By Latrishka Thomas
Police are urging residents to immediately report any discovery of the circulation of counterfeit Eastern Caribbean currency.
Just recently, photos of a fake $100 polymer bank note detected in Antigua and Barbuda were circulating on social media.
As a result, Commissioner of Police Atlee Rodney is cautioning the public.
“If they suspect that the money is fake, we always ask them to come and make an official report and then we take it to the Central Bank to verify that it is in truth and in fact a counterfeit currency.
“So, we would still encourage them that if you are suspicious of some currency in your possession to bring it to the police so that we can investigate the matter,” he advised.
Rodney said that the police have not yet received any such report from any member of the public but have alerted the Eastern Caribbean Central Bank (ECCB) to the possibility.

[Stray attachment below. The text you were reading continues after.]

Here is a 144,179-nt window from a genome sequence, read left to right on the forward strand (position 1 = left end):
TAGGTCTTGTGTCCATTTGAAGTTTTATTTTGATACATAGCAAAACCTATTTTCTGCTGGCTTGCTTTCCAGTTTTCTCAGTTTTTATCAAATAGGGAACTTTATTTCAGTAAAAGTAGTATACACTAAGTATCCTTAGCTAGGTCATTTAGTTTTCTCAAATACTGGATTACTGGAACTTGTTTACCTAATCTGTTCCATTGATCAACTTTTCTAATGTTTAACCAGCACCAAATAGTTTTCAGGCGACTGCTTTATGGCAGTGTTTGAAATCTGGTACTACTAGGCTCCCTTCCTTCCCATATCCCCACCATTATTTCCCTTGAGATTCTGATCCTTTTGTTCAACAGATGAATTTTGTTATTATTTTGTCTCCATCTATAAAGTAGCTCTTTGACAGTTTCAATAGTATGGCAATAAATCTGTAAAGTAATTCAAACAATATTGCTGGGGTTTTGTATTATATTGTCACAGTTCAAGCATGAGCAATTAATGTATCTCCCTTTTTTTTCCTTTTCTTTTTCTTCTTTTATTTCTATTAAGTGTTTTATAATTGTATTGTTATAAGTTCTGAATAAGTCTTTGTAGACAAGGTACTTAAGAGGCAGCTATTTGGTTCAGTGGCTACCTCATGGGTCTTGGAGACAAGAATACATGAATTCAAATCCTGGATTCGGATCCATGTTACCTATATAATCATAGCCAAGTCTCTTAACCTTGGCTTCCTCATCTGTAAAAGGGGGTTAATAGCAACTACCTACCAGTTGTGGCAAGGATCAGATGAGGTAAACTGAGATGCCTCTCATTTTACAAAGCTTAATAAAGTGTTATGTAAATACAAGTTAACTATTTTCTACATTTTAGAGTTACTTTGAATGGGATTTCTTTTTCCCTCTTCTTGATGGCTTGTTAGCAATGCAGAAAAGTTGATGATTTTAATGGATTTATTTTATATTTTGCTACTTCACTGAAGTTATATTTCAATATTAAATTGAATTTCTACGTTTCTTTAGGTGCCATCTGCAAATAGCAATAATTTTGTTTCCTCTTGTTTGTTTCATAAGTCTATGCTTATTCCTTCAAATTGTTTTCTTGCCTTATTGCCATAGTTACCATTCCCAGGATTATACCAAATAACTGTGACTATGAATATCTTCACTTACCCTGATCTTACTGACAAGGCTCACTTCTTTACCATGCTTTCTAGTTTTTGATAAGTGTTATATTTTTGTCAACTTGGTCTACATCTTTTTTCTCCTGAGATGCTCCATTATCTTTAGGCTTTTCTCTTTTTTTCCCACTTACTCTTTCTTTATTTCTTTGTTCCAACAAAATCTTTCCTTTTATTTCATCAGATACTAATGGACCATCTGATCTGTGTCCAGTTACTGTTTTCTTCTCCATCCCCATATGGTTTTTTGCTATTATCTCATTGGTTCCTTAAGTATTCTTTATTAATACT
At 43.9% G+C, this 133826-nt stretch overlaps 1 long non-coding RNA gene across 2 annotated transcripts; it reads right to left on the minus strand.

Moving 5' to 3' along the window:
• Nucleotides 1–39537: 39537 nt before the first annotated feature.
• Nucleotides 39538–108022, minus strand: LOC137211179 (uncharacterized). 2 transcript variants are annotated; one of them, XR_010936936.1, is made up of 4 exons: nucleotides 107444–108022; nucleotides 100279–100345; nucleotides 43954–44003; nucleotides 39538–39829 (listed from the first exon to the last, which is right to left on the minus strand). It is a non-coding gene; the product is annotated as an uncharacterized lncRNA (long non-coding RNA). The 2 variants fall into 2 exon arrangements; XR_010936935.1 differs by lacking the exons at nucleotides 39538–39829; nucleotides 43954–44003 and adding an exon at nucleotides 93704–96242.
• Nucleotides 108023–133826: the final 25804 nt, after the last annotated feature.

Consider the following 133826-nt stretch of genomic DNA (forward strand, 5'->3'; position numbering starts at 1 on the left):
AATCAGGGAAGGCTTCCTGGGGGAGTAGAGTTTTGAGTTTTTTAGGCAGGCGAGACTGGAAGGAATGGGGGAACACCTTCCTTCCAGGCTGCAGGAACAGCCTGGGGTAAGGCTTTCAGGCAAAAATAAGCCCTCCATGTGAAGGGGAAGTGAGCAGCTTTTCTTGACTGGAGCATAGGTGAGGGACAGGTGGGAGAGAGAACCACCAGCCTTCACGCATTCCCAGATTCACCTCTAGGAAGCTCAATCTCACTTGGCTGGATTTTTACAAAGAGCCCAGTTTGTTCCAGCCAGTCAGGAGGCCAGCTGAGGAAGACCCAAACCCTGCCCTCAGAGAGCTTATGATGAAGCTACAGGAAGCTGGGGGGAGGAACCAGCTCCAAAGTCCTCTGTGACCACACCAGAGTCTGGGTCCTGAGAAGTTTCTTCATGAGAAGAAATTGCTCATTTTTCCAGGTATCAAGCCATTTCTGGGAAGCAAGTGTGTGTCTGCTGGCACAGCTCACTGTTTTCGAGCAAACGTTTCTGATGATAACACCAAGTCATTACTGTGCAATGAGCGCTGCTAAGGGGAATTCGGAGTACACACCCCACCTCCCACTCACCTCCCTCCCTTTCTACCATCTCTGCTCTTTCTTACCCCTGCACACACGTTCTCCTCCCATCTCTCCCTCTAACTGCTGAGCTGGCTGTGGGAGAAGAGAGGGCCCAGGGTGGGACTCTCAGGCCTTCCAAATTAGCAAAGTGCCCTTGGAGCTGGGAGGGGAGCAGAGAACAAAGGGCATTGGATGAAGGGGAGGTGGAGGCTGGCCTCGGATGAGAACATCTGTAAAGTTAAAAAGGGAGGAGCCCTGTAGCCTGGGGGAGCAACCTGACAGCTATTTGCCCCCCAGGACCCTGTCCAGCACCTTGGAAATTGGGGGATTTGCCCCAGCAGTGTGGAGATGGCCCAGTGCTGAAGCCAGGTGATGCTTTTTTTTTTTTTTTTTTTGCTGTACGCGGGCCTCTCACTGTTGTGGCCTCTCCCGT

“From the information that was on social media I have already made contact with the Central Bank in St Kitts, so they are monitoring the situation too because to classify a document as counterfeit currency it has to come from the Central Bank,” he shared.
The ECCB launched its new family of EC polymer banknotes on May 29 2019.
Polymer banknotes are produced from a thin, transparent and flexible plastic film made from polypropylene.
The ECCB said it made the decision to change the material on which the EC banknotes are printed from paper to polymer because polymer banknotes stay cleaner than paper notes as they are resistant to dirt and moisture. They can also incorporate advanced security features which make them more difficult to counterfeit, and they last at least two and a half times longer than paper notes, making them more environmentally friendly.